Author: Adam Katt and Olya Veramchuk
The term “corporate actions” is well known in traditional finance as an event by a public company that may affect the company’s securities and, consequently, its shareholders and bondholders. Examples include making a change to a company’s name, issuing a dividend, or even restructuring through a merger or bankruptcy. These transactions are familiar, have an established framework, and can be categorized and analyzed for different purposes, including taxation.
However, the crypto ecosystem has introduced completely novel event structures to this framework that are highly focused on decentralized technology itself and can occur faster or more unpredictably. It is difficult to fathom a publicly-traded company splintering off into over 100 distinct entities with competing goals, but we know in the digital world, Bitcoin birthed more than 100 hard-forked assets in the 2010s. The dynamic and unprecedented ways in which digital assets can change and transform have brought a huge challenge to market participants: how does one categorize, analyze and prioritize events like hard and soft forks, migrations, airdrops, burns… and the list goes on.
In addition, without a source of standardization, events as simple as ticker symbol changes may potentially create certain reporting issues for users. The lack of consistency in how changes are tracked can lead to materially inaccurate tax lot matching, where such lots are created across entities using different ticker symbols to represent the same asset or, alternatively, the same ticker symbol is utilized to represent different assets. This can make something as simple as applying a lot relief methodology challenging or not possible without first applying reference mapping data. Bitcoin fork history illustrates the nearly impossible task of tracking newly formed assets and their respective naming conventions.
Just as in traditional finance, some “crypto action” events (as we call them at Lukka) are more impactful than others. When looking specifically at assets – rather than entities in the crypto ecosystem – crypto actions can broadly be categorized as either a complete change to an asset’s structure or as a change to its characteristics. Understanding the type and degree of change is important in facilitating analysis of the relevant tax, accounting, and legal implications. Here is a look at some crypto actions and the tax consequences they prompt.
Asset and Blockchain Migrations
Migrations are a constant occurrence in the digital asset space and can have a variety of effects on the structure of an asset. Assets can migrate from contract to contract on the same protocol and also from one blockchain platform to another, or both. Migrations can occur for multiple reasons, including bringing new assets into an existing product ecosystem, expanding support to new protocols, upgrading asset functionality, or movement of an asset from testing environments to production.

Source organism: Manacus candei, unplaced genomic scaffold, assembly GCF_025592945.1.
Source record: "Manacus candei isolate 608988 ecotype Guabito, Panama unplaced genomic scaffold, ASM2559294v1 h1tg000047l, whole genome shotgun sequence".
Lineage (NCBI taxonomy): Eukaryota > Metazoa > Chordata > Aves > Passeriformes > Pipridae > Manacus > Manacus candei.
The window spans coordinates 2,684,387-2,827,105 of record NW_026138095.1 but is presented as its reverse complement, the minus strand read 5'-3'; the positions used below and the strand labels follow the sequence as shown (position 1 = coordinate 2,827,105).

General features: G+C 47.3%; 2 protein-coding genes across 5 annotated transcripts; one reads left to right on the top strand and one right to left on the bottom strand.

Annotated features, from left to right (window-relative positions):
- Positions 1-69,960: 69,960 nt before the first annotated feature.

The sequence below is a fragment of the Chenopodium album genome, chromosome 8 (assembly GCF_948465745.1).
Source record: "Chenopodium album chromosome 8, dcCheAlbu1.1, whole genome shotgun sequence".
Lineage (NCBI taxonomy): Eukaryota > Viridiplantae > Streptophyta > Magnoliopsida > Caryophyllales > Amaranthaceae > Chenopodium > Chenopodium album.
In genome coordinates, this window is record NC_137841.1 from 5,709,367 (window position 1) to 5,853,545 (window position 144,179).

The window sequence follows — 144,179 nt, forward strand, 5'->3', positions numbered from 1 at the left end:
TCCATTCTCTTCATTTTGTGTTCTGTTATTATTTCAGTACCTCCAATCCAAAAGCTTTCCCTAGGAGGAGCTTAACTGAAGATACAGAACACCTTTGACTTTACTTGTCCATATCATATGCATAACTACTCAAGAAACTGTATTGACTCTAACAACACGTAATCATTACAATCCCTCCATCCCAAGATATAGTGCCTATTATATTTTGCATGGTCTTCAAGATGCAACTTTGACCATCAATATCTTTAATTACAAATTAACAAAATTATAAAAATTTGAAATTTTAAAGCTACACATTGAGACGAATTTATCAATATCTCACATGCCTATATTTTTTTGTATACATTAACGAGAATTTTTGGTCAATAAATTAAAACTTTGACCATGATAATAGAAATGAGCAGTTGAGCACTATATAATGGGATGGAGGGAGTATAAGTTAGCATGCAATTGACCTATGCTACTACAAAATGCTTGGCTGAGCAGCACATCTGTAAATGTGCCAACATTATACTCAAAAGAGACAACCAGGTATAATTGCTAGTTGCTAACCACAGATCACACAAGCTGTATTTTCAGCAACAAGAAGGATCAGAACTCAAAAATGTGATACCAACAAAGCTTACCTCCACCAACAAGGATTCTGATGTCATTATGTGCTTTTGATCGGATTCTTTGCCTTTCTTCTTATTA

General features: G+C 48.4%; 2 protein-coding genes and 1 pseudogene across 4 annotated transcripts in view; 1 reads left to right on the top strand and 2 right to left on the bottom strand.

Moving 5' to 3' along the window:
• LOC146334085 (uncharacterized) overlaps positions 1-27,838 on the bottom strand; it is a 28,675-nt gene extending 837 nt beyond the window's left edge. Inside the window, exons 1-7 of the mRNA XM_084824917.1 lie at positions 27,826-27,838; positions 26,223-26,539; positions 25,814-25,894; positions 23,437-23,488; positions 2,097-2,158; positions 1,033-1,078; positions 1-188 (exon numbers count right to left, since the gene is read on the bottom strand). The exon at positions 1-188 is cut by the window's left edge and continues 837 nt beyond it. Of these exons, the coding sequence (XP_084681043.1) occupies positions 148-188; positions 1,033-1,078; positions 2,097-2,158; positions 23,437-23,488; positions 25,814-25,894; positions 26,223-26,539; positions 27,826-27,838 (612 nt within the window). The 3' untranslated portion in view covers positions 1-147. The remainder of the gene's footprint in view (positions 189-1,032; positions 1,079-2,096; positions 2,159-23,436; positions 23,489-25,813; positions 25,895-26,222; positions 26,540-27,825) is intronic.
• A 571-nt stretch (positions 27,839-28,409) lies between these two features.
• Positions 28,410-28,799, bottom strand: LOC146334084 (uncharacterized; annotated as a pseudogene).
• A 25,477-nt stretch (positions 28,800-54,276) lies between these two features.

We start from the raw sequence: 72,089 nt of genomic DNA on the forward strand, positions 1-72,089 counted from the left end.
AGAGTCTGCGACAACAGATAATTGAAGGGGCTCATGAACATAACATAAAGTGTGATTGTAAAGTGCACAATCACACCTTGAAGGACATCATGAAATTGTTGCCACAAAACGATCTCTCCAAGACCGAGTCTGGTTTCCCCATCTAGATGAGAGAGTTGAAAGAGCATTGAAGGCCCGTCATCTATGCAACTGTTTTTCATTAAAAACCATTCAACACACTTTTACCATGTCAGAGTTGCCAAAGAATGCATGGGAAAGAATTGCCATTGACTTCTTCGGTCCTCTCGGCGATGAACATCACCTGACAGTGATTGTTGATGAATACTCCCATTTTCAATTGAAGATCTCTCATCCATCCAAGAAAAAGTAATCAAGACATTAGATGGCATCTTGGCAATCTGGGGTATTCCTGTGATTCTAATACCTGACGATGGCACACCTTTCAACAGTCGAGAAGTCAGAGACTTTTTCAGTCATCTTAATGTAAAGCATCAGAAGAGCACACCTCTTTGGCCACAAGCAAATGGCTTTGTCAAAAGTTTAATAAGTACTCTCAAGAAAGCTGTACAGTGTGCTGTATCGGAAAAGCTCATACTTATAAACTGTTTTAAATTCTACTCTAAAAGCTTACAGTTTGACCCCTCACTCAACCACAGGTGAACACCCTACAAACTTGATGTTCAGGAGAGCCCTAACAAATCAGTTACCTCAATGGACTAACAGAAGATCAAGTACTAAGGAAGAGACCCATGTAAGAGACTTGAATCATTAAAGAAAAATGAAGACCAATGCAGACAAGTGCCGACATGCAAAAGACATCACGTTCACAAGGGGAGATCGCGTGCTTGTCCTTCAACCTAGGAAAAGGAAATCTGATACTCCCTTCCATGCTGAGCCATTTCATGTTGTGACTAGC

An example that encompasses several of these scenarios is the migration that Project Hydro initiated last year. In this case, the project was looking to expand its reach and avoid high Ethereum gas fees by migrating HYDRO, its native token, to the BNB Chain. They also intended to respond to community feedback that the total supply was too large by reducing the supply and adding burn functionality to the asset smart contract. This was accomplished in two phases:
- Old HYDRO ERC20 tokens in personal wallets were migrated directly for new HYDRO BEP20 tokens at a 100:1 ratio (a migration between two blockchains).
- The remaining old ERC20 HYDRO tokens were swapped for new ERC20 HYDRO tokens at a 100:1 ratio on a per exchange basis (a migration between two contracts on Ethereum).
As a result, there were two new versions of the HYDRO asset on different blockchains, and users who had previously held 100 old tokens now only held 1. The Hydro Project stated that the old HYDRO tokens were now obsolete.
What this means from a tax perspective
Generally, under the US tax principles, a realization event would occur when two conditions are met: there is a sale or exchange of assets, and the asset received is materially different in kind or extent from the asset given up1. Every instance should be reviewed on a standalone basis to determine whether there is a taxable event or not because the difference in the fact pattern may result in different tax treatments.
Consider moving an asset from the testing environment to production. It is unlikely that any assets are exchanged or there are any new features added. Consequently, it probably shouldn’t be treated as a taxable transaction. Similarly, enhancing existing assets with some new capabilities or improvements but not exchanging the original token iterations for the new and improved ones should not give rise to tax.
However, an asset swap with a migration to a new blockchain would likely yield a different result. The HYDRO migration example outlined above clearly shows that the original tokens were exchanged for the new tokens at the 100:1 ratio. Further, because the new tokens had new capabilities as compared to the original tokens, it is reasonable to suggest that they were materially different from the original tokens. Thus, both realization requirements were met, resulting in a taxable exchange for the token holders.